Author and curator Hugh Ryan’s new book, When Brooklyn Was Queer, chronicles the borough’s hidden LGBTQ+ history from the mid-1800s to just before the Stonewall Uprising. Today’s Brooklyn is known as diverse and queer-friendly—but it wasn’t always that way. “When I grew up,” says Ryan, “you would think of fleeing from Brooklyn, if you thought of it. But in the 1920s and ’30s, there were these spaces where you could go in Brooklyn to have these particularly queer experiences.”
With WorldPride around the corner, we caught up with Ryan to talk about those experiences and some of the borough’s famous gay figures.
You start your book in the mid-1800s with Walt Whitman, who some refer to as the “Bard of Brooklyn.” Hugh Ryan: Whitman’s family moved to Brooklyn by the time he was 4, and stayed there for many years. He moved a bunch but mainly lived in Dumbo and the Brooklyn Heights area. He published Leaves of Grass at the Rome Brothers Print Shop, at the intersection of Cranberry and Fulton Streets, which is Cadman Plaza now. The one remaining building he lived in is 99 Ryerson Street, over by the Navy Yard. Whitman had a very modern sense of himself as a person who was different because of the way he loved others. In reading Leaves, you can see he was trying to work out what that means; to try to come up with words for those feelings. He loved manly, working-class men that he met along the waterfront—and the waterfront itself is a great place of cultural mixing.
Where on the waterfront was he hanging out? HR: I would say more the Downtown Brooklyn area—but by the Brooklyn Navy Yard too. The Navy Yard is important to Whitman, and the blocks around the Sands Street entrance in particular are where queer people met and cruised for decades.
Would you call those places you write about on Sands Street gay bars? HR: In the early 1900s, there are records of bars on Sands Street where the patrons, when they’re being arrested, say “all the men here are like us.” That’s the earliest evidence of a place we might call a gay bar. By the 1930s, people were coming to bars on Sands Street and the surrounding area to find trade and sailors. Most of these were not strictly gay bars, as women and straight people were also customers. But queer people were going to them for queer experiences. You look at the diaries of [New York City Ballet co-founder] Lincoln Kirstein, and he says he’s bringing Sergei Eisenstein to Brooklyn to find this bar they’ve heard about there.
Another important site in the book is the Hotel St. George in Brooklyn Heights. HR: The St. George was one of the biggest hotels in the world in the late 1800s. A lot of the admirals or higher-ups who came to the Navy Yard would stay there. It started to get a reputation as a place where men could meet for clandestine affairs. In the 1950s and ’60s, it was known as a spot where the lifeguards at the pool were available or might know men who were available.
The poet Hart Crane was a resident of Brooklyn Heights for many years too, right? HR: He was at 110 Columbia Heights, in the same building as the couple who worked on the Brooklyn Bridge, Emily and Washington Roebling. They’d lived in the same room.
There’s a fascinating story about Roebling in your book. HR: When he was courting his wife, Emily, they sent each other a lot of letters. She asked him once if there was anyone he would want to contact via a séance, and he said the only person was this friend from college, who had killed himself because Washington didn’t sufficiently return his affections. Washington had saved the letters this guy had written, which are all full of his protestations of love. This would have been around the 1850s, and it’s clear that Roebling loved and cared for him—even if not in perhaps the way he wanted.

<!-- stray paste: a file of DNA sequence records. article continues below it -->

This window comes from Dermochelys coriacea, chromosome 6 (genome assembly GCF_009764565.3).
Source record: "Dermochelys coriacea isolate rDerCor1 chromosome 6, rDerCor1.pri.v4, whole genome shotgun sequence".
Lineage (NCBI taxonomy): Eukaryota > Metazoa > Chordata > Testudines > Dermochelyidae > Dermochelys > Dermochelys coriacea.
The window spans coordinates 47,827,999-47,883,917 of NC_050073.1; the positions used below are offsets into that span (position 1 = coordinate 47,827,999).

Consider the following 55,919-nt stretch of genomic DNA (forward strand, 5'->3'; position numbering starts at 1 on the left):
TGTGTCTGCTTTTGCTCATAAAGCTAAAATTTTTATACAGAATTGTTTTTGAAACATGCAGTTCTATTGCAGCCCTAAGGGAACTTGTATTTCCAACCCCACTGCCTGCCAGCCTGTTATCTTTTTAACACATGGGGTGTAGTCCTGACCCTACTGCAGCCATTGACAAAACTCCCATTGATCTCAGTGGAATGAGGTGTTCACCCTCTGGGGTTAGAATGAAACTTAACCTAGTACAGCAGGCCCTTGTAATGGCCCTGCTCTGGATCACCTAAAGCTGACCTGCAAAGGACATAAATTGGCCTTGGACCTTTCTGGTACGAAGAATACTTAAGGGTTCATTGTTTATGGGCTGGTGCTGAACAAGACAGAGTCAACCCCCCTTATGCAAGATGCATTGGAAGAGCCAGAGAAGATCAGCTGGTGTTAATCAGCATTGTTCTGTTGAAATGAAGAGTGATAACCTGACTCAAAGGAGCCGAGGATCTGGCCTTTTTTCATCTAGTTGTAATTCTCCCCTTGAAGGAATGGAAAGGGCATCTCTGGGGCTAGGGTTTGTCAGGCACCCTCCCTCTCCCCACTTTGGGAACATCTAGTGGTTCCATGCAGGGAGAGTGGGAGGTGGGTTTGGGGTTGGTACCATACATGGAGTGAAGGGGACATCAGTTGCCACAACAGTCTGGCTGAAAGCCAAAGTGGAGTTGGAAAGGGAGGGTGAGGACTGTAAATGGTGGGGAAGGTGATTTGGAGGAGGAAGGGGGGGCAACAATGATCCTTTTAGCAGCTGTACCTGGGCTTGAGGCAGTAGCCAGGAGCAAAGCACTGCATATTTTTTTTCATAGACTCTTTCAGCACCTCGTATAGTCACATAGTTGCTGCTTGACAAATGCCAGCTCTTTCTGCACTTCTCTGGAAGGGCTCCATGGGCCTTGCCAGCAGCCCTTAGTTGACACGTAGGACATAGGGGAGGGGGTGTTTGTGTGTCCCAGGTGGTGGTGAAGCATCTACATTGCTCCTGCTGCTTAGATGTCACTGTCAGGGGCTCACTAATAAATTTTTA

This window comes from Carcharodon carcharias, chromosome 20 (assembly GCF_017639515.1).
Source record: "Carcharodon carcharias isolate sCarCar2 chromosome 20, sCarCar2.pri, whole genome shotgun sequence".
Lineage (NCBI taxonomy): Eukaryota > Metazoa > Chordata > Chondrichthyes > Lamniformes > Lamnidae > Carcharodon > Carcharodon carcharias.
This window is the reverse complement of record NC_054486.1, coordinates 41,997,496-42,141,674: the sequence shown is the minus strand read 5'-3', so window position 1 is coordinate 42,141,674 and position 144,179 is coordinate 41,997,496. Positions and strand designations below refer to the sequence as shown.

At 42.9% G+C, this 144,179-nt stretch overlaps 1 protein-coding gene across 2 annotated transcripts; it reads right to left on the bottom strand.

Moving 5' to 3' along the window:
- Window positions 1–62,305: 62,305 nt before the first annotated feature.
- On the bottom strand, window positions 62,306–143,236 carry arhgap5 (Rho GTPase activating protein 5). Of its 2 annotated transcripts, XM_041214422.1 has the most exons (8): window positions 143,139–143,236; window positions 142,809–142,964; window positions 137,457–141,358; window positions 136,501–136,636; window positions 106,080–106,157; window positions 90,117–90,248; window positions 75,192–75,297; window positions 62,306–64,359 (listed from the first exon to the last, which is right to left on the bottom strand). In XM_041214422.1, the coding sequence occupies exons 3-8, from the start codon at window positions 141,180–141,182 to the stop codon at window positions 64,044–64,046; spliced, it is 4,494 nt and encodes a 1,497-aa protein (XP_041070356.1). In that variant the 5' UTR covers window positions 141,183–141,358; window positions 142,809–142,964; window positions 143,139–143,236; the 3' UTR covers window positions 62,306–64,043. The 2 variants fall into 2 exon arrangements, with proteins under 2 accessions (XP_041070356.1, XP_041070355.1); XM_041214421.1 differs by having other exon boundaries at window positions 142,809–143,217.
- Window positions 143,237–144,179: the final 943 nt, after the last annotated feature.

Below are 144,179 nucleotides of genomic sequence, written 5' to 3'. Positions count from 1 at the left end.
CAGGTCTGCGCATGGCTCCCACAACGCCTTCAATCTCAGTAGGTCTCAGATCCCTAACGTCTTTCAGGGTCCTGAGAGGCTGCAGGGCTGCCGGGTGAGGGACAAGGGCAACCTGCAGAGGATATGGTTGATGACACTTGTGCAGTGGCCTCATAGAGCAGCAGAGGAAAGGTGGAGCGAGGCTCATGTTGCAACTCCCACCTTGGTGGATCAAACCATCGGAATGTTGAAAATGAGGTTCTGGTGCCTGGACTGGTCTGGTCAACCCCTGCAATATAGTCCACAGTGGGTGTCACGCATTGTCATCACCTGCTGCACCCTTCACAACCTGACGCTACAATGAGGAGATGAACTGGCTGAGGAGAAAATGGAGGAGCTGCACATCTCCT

With people like Hart Crane and Marianne Moore living in Brooklyn Heights, it almost sounds like a mini Greenwich Village. HR: Starting in the 1900s and up to the 1960s, it’s the bohemian area of Brooklyn, and the architecture is similar too. You get less of a grid, you have these beautiful older buildings and then in the 1950s you have [avant-garde filmmakers] Willard Maas and Marie Mencken living there—the two people that Who’s Afraid of Virginia Woolf is based on. Then you have the queer filmmaker Kenneth Anger living in their building for a while, when he makes Scorpio Rising. And you get the February House folks too.
After the waterfront and the Heights, the third part of this Brooklyn gay triangle is Coney Island. How did it become important to queer life in the late 1800s? HR: It’s a place where everyone can go; you have a huge portion of the population of New York going to the beach at the same time. So that, combined with this already open sexual culture—you’re wearing less and going to bathhouses—contributes a lot to it. The Washington Baths and Stauch’s had a queer reputation. You also have a lot of acts performing there around gender, whether it’s a bearded woman or a female impersonator or a male impersonator, like Ella Wesner. She had intense sexual and romantic relationships with women, and when she died she asked to be buried in men’s clothing.
What’s your favorite queer spot in Brooklyn today? HR: I still think Coney Island is an amazing queer space. One of the folks I became close to when I first moved to the City was Jennifer Miller, who was then performing as the lady with a beard. There’s still this endless beach you can have fun on, and the Mermaid Parade is a celebration of costume and fun. The other one is the Lesbian Herstory Archives in Park Slope—you can just go and do research. The stuff they have inside is amazing.